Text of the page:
NORTH-EAST TECHNOLOGY PARK, or NETPark, has tens of high value, ambitious and innovative companies on site, specialising in medical technology, IT, software and electronics.
There are just three main sectors, according to the NETPark-based Gareth Taylor, CEO of Evince Technology: “IT, biotech and the rest”.
Evince manufacturers diamond computer chips, which, Mr Taylor predicts, will be more popular than silicon in a decade or two. Due to its fringe technology, the company has previously struggled to find the right case study and make meaningful inroads, but now is working with the European Space Agency.
“The rest I like to call non-conformist,” Mr Taylor says.
Like any businesses at the cutting-edge, it’s hard to gauge public opinion or blockages in the market due to a range of external factors, meaning scaling can be risky and problematic.
But NETPark, an internationally recognised science and technology hub, was built specifically with those companies in mind. Due to its range of facilities and room to grow on-site, as well as land for purpose-built facilities, the Sedgefield science park has gained significant influence in the North-East’s technology sector.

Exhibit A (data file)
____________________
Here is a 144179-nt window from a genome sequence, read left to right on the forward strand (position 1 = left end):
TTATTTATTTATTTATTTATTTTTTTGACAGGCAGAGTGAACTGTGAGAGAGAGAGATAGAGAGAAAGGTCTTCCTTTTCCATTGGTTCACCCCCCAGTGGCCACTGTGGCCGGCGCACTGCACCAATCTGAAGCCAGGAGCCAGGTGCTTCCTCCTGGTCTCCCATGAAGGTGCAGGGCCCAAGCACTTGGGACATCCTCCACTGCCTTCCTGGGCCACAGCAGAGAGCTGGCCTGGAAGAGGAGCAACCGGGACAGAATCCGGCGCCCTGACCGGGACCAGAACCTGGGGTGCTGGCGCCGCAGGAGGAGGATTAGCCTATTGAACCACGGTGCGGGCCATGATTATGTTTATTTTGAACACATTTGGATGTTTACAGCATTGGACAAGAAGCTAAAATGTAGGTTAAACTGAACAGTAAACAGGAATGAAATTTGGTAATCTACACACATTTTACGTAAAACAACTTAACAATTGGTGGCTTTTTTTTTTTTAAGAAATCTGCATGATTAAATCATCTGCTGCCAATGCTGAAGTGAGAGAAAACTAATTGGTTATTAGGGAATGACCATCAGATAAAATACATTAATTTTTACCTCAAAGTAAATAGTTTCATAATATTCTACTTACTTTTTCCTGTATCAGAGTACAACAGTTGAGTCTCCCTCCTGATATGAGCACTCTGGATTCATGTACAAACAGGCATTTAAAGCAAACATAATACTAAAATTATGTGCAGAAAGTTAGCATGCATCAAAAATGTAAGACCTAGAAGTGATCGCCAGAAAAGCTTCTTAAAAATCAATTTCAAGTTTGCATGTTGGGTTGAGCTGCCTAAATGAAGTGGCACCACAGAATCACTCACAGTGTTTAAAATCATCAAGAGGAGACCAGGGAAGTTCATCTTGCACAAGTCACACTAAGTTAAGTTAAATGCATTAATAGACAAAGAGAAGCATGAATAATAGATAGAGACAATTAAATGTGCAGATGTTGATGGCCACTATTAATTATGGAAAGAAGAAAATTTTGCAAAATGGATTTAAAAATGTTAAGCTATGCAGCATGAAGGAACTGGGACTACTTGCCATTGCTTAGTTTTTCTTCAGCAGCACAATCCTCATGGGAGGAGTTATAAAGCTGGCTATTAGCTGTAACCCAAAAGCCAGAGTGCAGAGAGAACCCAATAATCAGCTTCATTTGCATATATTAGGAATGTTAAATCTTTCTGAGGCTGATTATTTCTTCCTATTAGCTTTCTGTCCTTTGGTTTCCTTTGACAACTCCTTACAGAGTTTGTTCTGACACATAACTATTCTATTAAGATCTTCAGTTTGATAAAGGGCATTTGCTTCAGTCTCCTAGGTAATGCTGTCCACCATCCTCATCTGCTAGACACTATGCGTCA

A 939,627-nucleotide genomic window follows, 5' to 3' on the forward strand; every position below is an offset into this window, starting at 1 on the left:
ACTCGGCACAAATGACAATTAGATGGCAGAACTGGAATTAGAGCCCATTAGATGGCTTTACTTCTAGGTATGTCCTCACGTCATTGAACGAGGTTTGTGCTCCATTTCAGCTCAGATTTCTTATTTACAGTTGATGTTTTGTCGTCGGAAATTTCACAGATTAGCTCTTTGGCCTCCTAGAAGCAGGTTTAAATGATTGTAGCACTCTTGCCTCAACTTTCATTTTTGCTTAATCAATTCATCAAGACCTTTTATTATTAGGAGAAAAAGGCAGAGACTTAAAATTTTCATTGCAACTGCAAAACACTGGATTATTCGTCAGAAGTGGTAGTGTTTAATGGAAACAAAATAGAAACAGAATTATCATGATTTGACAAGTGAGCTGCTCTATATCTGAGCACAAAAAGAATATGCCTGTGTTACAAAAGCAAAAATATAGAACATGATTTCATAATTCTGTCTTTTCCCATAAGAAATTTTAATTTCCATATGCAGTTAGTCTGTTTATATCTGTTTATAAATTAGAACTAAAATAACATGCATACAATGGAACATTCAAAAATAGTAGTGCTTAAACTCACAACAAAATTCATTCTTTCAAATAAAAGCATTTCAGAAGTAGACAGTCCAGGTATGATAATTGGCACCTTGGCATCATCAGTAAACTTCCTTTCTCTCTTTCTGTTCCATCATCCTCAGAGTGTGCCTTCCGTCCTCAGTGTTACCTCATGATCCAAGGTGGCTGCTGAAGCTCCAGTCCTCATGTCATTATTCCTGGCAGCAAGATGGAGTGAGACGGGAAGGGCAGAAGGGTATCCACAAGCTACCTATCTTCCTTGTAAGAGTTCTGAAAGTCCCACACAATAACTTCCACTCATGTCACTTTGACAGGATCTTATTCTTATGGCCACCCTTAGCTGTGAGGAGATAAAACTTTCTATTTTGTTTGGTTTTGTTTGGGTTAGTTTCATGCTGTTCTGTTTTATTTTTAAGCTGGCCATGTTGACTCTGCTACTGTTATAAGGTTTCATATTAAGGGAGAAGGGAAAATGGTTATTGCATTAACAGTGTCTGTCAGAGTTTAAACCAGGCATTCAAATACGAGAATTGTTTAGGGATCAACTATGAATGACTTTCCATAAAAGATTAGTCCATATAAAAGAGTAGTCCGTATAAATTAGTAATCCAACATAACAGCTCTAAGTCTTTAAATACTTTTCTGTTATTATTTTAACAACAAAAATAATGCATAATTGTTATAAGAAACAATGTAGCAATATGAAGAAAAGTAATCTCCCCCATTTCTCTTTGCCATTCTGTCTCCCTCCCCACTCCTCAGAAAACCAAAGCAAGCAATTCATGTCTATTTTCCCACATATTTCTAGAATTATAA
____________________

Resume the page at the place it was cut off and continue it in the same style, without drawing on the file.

Mr Taylor’s comment is telling; he knows fellow tenants and what they are working on.
Run by Business Durham, the economic development arm of Durham County Council, NETPark embodies its parent organisation in its encouragement and support for business success in the region, and therefore the region’s success. So much so, that it has its own accelerator program.
Paul Mawson, CEO of US-based health tech company Kunasan, said it “kind of reminds me of the tech culture in Silicon Valley”.
The worth of this alternative Silicon Valley has not been undervalued, with it receiving significant investment from the Local Growth Fund via the North East Local Enterprise Partnership (North East LEP).
Grants have allowed for new buildings, a new road, and has opened up 26 acres of development land to build bespoke premises for companies looking to scale up and manufacture on site.
Read the full article on The Northern Echo website here.